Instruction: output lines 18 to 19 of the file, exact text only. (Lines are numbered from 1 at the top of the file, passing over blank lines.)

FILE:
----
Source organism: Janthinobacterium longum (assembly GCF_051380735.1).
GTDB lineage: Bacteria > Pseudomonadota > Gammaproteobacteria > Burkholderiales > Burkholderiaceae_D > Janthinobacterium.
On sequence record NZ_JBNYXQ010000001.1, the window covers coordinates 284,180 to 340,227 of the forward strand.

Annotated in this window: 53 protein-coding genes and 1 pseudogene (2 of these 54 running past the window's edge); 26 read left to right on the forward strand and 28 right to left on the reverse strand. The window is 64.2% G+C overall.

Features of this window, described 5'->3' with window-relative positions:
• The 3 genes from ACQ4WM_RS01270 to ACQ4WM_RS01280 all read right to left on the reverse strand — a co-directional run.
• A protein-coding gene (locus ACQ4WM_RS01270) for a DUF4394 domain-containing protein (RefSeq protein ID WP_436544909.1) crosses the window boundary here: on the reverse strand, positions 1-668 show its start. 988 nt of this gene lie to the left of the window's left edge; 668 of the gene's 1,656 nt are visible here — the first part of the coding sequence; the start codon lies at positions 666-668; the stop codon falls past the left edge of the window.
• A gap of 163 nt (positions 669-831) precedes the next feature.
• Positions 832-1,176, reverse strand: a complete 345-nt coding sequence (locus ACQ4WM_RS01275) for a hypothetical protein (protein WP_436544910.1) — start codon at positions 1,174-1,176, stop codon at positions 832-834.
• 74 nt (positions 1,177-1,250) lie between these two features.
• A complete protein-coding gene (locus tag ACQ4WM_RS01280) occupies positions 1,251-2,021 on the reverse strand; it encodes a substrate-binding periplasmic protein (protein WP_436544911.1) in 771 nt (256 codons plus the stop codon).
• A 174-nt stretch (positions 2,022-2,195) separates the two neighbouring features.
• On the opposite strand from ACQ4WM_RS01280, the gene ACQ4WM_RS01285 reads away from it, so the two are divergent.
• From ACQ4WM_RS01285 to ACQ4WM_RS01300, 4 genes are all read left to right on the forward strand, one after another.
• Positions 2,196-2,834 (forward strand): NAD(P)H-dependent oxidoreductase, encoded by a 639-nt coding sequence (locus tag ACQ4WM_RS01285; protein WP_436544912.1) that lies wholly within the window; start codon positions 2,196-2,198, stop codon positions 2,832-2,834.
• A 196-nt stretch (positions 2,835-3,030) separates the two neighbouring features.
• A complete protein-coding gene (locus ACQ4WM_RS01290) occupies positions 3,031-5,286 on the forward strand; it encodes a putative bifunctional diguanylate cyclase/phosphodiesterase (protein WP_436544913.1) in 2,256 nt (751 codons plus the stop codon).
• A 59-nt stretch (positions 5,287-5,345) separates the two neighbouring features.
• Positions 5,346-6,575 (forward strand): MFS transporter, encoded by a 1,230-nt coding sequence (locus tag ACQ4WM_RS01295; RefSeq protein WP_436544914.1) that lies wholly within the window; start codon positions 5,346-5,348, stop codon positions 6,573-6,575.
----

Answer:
• A 59-nt stretch (positions 5,287-5,345) separates the two neighbouring features.
• Positions 5,346-6,575 (forward strand): MFS transporter, encoded by a 1,230-nt coding sequence (locus tag ACQ4WM_RS01295; RefSeq protein WP_436544914.1) that lies wholly within the window; start codon positions 5,346-5,348, stop codon positions 6,573-6,575.